Congress Passes Patient Access and Medicare Protection Act
By Bill Finerfrock and Matt Reiter, Capitol Associates
On Friday December 18th, Congress passed S. 2425, the Patient Access and Medicare Protection Act by unanimous consent in both chambers. The bill is still awaiting the President’s signature. S. 2425 is comprised of several technical Medicare provisions.
The bill extends the deadline for providers to obtain a hardship exemption from Meaningful Use (MU) penalties for the 2015 reporting year to March 15, 2016. A similar bill had been proposed that would have granted a blanket hardship exemption for providers and hospitals from the MU penalties. Rather than use that language, under this bill, CMS is given the ability to implement a blanket hardship exemption, but until/unless it does, hardship exemption requests will still be determined on a case-by-case basis.
Additionally, the bill seeks to reduce improper Medicare payments at the Medicare Administrative Contractor (MAC) level with new “incentives” for the MACs. According to the bill, these incentives:
- May include a sliding scale of award fee payments and additional incentives to MACs that either reduce the improper payment rates in their jurisdictions to certain thresholds, as determined by the Secretary, or accomplish tasks, as determined by the Secretary, that further improve payment accuracy; and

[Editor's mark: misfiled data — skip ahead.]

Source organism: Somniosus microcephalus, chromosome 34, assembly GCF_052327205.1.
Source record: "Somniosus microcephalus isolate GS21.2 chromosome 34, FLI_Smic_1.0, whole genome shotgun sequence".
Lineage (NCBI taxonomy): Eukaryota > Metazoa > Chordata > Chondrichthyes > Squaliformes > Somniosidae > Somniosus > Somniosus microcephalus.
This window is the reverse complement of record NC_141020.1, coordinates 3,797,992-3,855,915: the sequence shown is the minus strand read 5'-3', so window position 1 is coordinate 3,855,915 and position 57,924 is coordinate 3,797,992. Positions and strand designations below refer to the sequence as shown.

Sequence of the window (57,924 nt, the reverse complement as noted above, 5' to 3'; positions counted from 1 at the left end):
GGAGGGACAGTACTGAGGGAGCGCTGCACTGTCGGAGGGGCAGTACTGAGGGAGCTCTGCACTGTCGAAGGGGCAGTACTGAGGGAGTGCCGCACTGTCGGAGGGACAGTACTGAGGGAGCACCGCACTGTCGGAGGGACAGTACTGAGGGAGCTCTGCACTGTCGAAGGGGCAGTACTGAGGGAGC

- May include substantial reductions in award fee payments under cost-plus-award-fee contracts, for MACs that reach an upper end improper payment rate threshold or other threshold as determined by the Secretary, or fail to accomplish tasks, as determined by the Secretary, that further improve payment accuracy.
These incentives would take effect with new or renewed MAC contracts three years after the bill becomes law. CMS would be allowed to apply these incentives to existing contracts at its discretion for when its practicable to do so.
The bill also address Medicare and Medicaid identity theft by creating harsher penalties for those convicted of doing so. Under this provision in the bill, individuals or corporations would face up to a $500,000 or $1,000,000 fine respectively and could face up to ten years in jail if convicted of the theft or usage of illegally obtained Medicare or Medicaid identity information.
Bill Finerfrock is the president and owner of Capitol Associates, a government relations/consulting firm. Prior to assuming ownership of Capitol Associates, Bill was a senior vice president in the company for more than 20 years. Capitol Associates was recently selected to work with AHRA on their regulatory affairs issues. Bill specializes in health care financing, health systems reform, health workforce and rural health. He can be reached at firstname.lastname@example.org.
Matt Reiter has been an associate with Capitol Associates since 2014. Matt focuses on Federal issues relating to the health care revenue cycle, medical specialties as well as the Affordable Care Act. He provides analysis of legislation and regulatory policies for the firm’s clients and represents clients before Congress, Federal Agencies and at industry functions.